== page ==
The delay in appointment concerned participants because effective representation requires prompt action to protect a juvenile client’s rights. This is particularly true with regard to placement of the child pending further court hearings but also with regard to investigation and implementing procedural tactics to protect clients’ interests. Early action may also be needed to preserve physical evidence and the testimony of witnesses.
The appointed counsel system does not provide for either training or supervision as a condition of receiving appointments in juvenile cases. Opportunities for even voluntary CLE in the area of juvenile law have been rare in recent years, with the last bar association CLE covering juvenile law occurring in the fall of 2004.
Participants also noted that there is a perception of little support in the system for zealous representation, and that in fact some courts have let it be known that aggressive representation will not result in appointment to cases in the future. Some courts appear to repeatedly appoint lawyers who do not provide zealous representation. National standards for indigent defense systems recommend that such systems be independent of the judiciary, and that judges not be involved in the selection of lawyers to receive court appointments.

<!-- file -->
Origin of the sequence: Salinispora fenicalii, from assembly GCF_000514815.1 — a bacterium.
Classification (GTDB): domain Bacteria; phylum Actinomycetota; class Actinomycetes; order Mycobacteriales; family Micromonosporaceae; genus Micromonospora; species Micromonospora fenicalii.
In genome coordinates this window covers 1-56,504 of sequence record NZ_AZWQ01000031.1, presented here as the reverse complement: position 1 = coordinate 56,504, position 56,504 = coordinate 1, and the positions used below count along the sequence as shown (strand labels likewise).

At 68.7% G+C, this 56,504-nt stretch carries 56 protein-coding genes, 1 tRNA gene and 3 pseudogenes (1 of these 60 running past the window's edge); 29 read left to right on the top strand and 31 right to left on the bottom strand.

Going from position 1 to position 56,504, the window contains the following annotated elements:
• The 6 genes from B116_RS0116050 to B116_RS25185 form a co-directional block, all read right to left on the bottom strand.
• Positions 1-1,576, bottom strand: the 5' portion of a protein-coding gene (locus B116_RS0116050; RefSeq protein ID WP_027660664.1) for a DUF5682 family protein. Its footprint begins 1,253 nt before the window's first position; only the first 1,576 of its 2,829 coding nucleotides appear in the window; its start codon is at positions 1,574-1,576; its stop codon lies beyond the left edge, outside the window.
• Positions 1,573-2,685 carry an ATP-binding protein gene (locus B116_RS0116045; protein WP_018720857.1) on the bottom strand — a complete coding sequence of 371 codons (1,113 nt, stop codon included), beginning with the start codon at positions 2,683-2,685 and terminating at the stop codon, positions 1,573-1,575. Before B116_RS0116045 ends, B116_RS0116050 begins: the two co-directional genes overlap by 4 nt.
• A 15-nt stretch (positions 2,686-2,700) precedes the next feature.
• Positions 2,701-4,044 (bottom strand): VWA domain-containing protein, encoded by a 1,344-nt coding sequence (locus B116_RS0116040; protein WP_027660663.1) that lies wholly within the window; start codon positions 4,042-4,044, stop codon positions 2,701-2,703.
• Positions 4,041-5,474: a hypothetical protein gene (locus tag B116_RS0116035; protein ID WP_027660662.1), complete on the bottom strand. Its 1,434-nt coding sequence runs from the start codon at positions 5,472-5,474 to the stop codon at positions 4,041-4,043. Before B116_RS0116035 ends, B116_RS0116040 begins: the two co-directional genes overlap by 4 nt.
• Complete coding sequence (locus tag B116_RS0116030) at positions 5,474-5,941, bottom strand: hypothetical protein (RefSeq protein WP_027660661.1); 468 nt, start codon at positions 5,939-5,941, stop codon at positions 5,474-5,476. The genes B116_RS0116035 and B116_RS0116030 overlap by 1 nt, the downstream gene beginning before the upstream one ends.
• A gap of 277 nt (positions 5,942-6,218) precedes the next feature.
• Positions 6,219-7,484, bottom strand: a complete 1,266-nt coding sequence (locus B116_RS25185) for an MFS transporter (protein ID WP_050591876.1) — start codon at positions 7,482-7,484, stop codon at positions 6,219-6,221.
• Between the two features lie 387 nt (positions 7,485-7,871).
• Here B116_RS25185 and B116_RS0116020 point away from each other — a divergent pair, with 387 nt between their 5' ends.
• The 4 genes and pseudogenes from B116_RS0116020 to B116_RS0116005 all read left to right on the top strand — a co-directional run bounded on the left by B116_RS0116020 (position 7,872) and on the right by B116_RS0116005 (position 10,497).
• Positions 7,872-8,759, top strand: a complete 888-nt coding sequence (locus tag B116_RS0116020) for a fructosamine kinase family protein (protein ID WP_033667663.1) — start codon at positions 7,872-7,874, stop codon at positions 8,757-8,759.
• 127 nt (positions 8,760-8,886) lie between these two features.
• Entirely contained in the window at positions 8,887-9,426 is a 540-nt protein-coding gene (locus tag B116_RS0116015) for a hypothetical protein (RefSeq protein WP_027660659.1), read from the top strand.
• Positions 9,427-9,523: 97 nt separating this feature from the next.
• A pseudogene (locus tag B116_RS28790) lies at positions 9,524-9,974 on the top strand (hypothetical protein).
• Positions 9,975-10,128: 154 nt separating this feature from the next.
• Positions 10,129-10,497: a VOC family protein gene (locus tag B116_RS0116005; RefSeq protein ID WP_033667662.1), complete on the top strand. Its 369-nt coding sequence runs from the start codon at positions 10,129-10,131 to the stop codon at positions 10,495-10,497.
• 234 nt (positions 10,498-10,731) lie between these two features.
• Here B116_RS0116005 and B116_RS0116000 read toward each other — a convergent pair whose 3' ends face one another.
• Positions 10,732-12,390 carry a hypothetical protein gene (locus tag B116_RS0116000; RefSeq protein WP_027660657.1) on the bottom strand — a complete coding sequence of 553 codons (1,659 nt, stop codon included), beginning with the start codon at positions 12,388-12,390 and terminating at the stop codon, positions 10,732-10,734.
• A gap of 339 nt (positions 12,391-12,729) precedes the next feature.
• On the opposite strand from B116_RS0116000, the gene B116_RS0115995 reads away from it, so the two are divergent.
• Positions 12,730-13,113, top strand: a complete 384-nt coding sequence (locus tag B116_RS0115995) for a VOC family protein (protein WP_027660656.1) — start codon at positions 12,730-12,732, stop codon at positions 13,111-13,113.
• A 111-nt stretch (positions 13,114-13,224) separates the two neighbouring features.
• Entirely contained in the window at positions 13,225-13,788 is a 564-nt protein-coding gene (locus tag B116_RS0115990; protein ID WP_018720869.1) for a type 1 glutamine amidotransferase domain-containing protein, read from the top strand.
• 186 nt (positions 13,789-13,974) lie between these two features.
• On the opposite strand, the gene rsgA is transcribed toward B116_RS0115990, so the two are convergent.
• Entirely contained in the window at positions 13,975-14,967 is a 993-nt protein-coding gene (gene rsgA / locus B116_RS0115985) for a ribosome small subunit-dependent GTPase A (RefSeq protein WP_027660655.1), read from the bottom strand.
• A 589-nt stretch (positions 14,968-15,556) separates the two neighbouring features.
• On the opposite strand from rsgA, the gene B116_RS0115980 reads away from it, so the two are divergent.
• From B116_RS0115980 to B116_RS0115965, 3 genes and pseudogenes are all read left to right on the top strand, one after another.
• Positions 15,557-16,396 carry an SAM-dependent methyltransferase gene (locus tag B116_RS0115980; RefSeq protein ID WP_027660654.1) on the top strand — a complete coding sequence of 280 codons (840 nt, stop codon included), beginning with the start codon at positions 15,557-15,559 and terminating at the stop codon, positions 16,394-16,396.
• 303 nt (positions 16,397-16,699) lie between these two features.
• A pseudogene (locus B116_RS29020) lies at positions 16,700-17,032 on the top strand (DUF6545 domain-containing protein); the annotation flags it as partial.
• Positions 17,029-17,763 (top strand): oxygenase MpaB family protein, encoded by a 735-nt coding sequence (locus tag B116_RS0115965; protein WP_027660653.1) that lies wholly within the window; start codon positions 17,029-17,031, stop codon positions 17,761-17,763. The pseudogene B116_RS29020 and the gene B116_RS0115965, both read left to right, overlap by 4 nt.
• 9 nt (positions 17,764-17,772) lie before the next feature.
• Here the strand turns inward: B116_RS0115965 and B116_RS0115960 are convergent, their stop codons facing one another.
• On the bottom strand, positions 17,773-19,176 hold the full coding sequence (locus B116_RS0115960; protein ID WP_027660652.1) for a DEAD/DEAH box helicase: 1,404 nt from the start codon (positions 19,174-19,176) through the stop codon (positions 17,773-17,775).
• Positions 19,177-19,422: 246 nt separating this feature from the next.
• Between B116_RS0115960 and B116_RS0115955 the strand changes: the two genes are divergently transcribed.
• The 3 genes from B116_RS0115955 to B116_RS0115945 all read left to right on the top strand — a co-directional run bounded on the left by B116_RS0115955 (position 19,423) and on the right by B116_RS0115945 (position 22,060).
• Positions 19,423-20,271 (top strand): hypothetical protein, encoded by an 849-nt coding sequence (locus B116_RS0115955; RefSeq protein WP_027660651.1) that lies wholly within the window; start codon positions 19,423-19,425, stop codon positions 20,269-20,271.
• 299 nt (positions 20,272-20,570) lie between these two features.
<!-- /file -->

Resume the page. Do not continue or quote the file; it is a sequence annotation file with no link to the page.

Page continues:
It was also noted by participants that there is a continuing problem of hostility in the system to counsel that represent the expressed objectives of the juvenile without regard to counsel’s opinion of the child’s culpability or need for treatment. Some members of the court system seem to believe that counsel should instead advocate for the best interests of juvenile clients. Some participants believed that the appointment of guardians ad litem was sometimes used by courts to undermine the role of those counsel that were not seen as working for the best interests of the juvenile. In general, the system lacked guidelines for when GAL appointment was appropriate and significant variability in practices from court to court seems to result.